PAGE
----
Food Safety- A Necessity খাদ্য নিৰাপত্তা- এক প্ৰয়োজন

~Arifa Khatun.

“An ounce of prevention is worth a pound of cure” as said by the Benjamin Franklin, which implies how much safety is necessary for leading a healthy life especially in terms of food. Food Safety and Standards Authority of India, established under the Food Safety and Standards Act, 2006, by the Government of India, is the regulating body related to food safety and laying down of standards of foods in India. Food safety is a scientific discipline describing handling, preparation and storage of food in ways that prevent food borne illness. This includes a number of routines that should be followed to avoid potentially severe health hazards. It is a vital component of public health and the general public is increasingly aware that it should be well controlled and insist that the authorities analyze the possible risks and implement effective control measures. Food safety is of utmost importance as it includes all the measures to ensure that food will not cause harm to consumers when it is prepared or eaten according to its intended use. Ensuring food safety is very essential for human health protection. It plays an important role, whether produced at home and consumed, imported or exported and thus is critical for consumers and business. According to FAO/WHO, Food safety is defined as “all conditions and measures that are necessary during production, processing, storage, distribution and preparation of food to ensure that it is safe, sound, wholesome and fit for consumption”. Food safety is concerned with preventing food products not fit for human consumption reaching the consumers. It is important for safe production of animal products and quality assurance and it prevents food borne illness.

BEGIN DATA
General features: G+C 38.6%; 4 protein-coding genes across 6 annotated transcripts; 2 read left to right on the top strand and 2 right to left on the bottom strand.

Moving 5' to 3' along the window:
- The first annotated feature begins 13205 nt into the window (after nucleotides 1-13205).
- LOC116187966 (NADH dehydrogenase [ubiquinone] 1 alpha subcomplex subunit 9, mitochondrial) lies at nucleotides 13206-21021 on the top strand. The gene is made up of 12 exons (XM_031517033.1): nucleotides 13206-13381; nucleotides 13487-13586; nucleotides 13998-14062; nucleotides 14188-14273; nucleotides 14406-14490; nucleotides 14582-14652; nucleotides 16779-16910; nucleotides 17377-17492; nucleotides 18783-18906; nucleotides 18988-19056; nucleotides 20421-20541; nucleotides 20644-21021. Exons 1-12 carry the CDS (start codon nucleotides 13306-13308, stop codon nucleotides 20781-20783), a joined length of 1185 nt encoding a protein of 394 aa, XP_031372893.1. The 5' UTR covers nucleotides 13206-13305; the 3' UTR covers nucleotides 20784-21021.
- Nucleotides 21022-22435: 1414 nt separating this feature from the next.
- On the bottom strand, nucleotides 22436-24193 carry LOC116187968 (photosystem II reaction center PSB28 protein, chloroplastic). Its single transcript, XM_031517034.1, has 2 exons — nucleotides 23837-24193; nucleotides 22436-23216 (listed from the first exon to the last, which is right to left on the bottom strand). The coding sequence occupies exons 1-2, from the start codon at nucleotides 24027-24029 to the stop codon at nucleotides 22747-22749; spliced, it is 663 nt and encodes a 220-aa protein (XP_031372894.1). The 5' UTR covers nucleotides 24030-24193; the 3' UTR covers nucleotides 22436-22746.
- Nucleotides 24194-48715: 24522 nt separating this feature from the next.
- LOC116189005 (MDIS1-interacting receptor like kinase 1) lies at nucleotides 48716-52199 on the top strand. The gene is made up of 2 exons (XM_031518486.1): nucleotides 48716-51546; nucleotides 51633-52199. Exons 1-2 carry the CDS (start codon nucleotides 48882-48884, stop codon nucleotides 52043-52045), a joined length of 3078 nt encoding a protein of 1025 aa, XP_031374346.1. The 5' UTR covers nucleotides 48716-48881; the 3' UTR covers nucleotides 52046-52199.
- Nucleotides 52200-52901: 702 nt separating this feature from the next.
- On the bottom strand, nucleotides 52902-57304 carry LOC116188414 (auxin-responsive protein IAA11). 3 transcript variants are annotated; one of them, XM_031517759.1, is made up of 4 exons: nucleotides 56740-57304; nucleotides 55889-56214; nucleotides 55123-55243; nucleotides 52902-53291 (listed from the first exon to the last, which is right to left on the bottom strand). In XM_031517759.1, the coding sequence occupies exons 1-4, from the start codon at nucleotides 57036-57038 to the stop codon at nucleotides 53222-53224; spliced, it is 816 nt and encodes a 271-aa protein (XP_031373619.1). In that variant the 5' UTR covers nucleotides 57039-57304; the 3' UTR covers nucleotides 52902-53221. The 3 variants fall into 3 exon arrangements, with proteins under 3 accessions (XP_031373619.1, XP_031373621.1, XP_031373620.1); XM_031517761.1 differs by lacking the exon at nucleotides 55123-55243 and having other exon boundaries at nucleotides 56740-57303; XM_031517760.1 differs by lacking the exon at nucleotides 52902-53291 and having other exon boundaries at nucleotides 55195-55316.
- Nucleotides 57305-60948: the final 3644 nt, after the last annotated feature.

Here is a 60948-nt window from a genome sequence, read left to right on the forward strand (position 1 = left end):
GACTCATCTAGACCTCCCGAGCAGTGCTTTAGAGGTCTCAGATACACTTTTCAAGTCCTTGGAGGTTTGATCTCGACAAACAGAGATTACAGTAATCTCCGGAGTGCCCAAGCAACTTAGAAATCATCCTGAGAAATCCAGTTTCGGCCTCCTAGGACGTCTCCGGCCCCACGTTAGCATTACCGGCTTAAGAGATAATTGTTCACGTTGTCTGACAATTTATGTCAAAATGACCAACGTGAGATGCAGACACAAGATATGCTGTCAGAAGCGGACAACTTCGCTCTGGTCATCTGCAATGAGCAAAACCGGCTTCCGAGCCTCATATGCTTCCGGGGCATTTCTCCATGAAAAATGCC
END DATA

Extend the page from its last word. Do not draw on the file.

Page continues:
Food means a raw, cooked or processed edible substance, ice, beverage or ingredient used or intended for use or for sale in whole or in part for human consumption. Food can transmit diseases from person to person as well as serve as a growth medium for bacteria that can cause food poisoning. In developed countries there are intricate standards for food preparations, whereas in lesser developed countries the main issue is simply the availability of adequate safe water, which is usually a critical item. In theory, food poisoning is 100% preventable. Unsafe food causes food borne illness which is defined as diseases usually either infectious or toxic in nature, caused by agents that enter the body through the ingestion of food. There can be outbreak of food borne diseases which means occurrence of two or more cases of a similar illness resulting from the ingestion of a common food.